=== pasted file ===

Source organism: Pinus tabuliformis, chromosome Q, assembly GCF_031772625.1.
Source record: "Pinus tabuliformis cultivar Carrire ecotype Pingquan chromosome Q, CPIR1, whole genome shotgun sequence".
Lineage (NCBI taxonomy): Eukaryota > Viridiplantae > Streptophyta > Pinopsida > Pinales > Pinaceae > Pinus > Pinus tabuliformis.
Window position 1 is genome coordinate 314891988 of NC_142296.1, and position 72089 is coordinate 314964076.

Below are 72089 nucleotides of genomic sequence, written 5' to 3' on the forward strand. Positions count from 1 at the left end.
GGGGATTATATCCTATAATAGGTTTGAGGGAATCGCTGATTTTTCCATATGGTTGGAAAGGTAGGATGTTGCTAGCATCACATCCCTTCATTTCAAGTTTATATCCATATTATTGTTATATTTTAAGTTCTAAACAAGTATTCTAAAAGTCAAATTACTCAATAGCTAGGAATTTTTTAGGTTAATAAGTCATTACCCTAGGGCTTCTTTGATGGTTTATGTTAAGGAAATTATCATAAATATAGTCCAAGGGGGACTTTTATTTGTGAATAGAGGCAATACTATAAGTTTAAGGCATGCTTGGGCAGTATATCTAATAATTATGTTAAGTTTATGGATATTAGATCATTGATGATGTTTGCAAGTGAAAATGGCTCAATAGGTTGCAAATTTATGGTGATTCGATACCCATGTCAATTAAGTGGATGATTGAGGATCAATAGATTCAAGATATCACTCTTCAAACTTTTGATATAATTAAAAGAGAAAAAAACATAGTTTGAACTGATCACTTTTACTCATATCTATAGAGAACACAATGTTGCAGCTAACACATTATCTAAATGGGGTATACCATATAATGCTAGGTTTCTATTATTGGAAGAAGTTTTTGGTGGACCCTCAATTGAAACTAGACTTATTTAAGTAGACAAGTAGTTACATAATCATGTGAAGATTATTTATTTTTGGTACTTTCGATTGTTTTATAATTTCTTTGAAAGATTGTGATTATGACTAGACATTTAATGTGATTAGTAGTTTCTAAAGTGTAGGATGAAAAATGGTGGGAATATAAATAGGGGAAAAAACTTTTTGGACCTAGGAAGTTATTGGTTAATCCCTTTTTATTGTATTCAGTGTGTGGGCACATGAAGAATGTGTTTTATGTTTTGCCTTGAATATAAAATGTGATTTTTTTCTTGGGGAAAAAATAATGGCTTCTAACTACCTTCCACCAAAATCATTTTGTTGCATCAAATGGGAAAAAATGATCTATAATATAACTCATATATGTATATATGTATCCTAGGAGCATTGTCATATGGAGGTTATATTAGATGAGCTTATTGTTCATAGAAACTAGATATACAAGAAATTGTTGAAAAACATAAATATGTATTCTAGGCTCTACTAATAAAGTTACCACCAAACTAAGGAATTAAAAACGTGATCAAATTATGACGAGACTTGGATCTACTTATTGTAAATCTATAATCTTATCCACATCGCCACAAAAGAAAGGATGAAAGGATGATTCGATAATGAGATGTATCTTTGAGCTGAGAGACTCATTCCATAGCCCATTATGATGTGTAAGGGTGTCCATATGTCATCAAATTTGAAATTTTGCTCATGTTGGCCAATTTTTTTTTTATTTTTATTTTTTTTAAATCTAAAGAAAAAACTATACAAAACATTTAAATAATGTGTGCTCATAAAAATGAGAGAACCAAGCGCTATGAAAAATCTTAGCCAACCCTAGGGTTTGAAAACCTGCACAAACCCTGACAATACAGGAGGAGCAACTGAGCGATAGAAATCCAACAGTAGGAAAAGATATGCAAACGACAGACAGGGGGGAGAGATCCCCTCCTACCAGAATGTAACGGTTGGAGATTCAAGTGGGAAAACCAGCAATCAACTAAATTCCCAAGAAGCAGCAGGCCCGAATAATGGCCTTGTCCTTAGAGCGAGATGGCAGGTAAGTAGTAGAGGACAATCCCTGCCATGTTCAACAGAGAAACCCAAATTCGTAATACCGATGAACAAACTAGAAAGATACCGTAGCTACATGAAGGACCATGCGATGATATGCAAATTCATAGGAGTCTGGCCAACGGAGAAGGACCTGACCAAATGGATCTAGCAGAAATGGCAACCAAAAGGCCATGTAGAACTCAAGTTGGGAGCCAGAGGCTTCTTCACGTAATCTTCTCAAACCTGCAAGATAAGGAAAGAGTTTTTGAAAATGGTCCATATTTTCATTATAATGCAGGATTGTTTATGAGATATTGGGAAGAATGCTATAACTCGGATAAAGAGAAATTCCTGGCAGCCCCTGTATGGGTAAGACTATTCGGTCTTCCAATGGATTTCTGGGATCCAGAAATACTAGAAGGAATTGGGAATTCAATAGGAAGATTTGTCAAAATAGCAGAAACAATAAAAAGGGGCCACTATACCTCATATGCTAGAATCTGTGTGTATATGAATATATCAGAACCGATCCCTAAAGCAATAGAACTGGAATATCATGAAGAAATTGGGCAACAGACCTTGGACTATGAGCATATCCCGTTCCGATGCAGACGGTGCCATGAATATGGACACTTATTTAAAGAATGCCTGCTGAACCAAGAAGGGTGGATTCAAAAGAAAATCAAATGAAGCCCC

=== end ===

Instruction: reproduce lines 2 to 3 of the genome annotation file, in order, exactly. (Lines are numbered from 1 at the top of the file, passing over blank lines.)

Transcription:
Source record: "Pinus tabuliformis cultivar Carrire ecotype Pingquan chromosome Q, CPIR1, whole genome shotgun sequence".
Lineage (NCBI taxonomy): Eukaryota > Viridiplantae > Streptophyta > Pinopsida > Pinales > Pinaceae > Pinus > Pinus tabuliformis.